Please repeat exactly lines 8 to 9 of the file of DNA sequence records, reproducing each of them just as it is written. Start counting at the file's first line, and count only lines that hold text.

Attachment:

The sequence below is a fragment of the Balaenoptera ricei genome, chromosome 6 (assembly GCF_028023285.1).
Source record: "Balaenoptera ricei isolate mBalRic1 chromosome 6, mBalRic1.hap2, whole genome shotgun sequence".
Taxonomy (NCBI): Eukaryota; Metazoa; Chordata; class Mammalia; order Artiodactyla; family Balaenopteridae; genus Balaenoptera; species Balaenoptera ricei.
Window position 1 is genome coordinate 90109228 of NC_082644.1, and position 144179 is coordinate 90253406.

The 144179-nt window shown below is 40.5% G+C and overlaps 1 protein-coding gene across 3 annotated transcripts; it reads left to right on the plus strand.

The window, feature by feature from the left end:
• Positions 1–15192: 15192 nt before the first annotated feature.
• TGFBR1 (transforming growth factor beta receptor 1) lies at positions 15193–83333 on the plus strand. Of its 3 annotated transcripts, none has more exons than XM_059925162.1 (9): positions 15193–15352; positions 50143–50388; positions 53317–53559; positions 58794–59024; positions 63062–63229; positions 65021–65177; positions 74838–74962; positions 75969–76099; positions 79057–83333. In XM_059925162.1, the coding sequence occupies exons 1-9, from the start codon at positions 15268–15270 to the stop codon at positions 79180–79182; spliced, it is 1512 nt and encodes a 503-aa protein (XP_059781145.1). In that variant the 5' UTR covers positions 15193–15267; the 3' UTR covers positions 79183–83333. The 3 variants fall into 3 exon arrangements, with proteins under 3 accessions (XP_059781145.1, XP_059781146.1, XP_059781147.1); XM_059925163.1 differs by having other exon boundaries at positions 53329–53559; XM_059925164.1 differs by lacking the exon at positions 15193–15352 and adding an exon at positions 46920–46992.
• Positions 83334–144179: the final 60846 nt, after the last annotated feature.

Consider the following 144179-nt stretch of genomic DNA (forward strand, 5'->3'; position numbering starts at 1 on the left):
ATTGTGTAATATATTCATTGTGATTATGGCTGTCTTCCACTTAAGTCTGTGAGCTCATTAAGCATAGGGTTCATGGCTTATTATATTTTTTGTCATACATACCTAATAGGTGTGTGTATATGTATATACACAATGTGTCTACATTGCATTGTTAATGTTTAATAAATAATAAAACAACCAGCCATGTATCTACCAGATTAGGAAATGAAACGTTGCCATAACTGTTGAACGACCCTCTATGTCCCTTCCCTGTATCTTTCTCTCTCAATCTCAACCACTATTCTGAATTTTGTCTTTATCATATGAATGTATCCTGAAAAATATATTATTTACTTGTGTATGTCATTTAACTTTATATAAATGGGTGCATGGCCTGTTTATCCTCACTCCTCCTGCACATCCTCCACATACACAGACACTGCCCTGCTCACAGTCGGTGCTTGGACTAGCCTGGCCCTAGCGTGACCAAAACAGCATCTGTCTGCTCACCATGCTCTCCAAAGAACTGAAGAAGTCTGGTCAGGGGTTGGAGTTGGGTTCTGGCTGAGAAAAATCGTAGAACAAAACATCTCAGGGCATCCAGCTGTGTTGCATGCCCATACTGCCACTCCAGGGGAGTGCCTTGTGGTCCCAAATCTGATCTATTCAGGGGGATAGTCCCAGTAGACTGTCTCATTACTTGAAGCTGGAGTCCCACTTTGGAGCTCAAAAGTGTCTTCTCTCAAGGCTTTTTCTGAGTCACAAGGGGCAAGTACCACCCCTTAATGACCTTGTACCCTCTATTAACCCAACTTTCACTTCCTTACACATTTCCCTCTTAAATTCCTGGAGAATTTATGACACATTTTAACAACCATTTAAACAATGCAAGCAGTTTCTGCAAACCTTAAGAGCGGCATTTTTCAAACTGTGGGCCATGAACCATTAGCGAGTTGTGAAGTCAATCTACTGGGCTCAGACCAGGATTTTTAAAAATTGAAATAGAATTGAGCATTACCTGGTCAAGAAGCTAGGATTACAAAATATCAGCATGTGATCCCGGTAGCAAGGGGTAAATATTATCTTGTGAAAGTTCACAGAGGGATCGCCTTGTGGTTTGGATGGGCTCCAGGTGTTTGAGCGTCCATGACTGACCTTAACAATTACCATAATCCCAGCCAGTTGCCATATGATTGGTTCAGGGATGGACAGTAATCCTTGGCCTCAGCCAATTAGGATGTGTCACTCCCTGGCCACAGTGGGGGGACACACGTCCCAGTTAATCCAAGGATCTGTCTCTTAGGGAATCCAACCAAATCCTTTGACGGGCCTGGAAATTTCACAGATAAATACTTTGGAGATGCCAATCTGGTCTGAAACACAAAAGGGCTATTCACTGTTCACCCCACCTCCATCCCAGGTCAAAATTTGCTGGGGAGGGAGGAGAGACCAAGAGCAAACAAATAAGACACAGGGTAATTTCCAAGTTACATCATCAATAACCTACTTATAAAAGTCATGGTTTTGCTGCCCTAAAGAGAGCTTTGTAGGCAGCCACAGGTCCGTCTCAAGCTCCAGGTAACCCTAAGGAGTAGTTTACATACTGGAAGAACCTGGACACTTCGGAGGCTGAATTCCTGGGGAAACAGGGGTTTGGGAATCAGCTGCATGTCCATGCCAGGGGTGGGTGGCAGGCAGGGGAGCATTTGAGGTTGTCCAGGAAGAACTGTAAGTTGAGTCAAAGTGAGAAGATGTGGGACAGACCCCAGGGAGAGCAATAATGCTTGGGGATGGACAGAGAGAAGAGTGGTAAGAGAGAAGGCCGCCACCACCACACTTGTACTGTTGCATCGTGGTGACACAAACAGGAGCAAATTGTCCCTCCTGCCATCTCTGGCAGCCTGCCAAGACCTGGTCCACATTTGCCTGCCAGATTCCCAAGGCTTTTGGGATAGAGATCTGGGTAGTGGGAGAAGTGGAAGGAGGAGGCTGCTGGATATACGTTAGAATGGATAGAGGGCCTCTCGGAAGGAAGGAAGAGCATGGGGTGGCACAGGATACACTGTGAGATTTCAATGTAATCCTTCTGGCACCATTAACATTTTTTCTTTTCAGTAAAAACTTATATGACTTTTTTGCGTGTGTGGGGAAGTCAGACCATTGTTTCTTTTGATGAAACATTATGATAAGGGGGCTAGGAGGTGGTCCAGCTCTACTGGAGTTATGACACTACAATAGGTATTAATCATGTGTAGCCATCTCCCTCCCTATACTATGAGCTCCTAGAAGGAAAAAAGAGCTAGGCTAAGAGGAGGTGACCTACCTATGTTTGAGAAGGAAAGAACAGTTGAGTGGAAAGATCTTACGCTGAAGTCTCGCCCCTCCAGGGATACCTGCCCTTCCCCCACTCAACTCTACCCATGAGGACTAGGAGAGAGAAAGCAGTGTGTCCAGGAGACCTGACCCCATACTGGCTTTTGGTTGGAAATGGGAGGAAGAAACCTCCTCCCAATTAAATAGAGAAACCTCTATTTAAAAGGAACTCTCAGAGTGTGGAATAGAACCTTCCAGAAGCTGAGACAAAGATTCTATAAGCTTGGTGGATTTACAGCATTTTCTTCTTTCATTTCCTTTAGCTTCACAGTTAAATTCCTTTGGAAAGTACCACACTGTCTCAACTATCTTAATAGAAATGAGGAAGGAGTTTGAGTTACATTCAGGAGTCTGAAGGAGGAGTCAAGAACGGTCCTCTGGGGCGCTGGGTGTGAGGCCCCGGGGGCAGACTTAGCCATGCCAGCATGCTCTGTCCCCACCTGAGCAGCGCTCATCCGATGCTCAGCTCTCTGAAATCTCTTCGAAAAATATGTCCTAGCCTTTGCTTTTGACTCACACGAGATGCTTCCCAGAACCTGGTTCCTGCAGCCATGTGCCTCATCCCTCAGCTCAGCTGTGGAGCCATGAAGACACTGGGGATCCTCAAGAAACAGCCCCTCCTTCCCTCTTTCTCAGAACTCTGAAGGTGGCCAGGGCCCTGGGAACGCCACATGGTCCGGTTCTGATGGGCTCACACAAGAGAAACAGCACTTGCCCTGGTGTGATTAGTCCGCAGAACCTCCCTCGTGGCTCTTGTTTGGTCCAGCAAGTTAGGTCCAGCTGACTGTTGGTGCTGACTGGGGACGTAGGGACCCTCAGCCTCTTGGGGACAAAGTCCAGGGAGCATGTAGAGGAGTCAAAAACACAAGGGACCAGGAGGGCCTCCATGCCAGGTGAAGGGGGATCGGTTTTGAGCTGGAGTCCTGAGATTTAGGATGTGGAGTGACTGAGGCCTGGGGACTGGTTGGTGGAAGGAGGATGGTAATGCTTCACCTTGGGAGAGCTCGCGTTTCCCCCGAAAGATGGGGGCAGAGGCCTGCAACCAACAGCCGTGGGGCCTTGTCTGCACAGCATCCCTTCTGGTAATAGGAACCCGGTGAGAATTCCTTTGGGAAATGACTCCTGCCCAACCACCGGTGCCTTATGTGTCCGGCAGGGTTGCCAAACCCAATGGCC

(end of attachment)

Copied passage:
• TGFBR1 (transforming growth factor beta receptor 1) lies at positions 15193–83333 on the plus strand. Of its 3 annotated transcripts, none has more exons than XM_059925162.1 (9): positions 15193–15352; positions 50143–50388; positions 53317–53559; positions 58794–59024; positions 63062–63229; positions 65021–65177; positions 74838–74962; positions 75969–76099; positions 79057–83333. In XM_059925162.1, the coding sequence occupies exons 1-9, from the start codon at positions 15268–15270 to the stop codon at positions 79180–79182; spliced, it is 1512 nt and encodes a 503-aa protein (XP_059781145.1). In that variant the 5' UTR covers positions 15193–15267; the 3' UTR covers positions 79183–83333. The 3 variants fall into 3 exon arrangements, with proteins under 3 accessions (XP_059781145.1, XP_059781146.1, XP_059781147.1); XM_059925163.1 differs by having other exon boundaries at positions 53329–53559; XM_059925164.1 differs by lacking the exon at positions 15193–15352 and adding an exon at positions 46920–46992.
• Positions 83334–144179: the final 60846 nt, after the last annotated feature.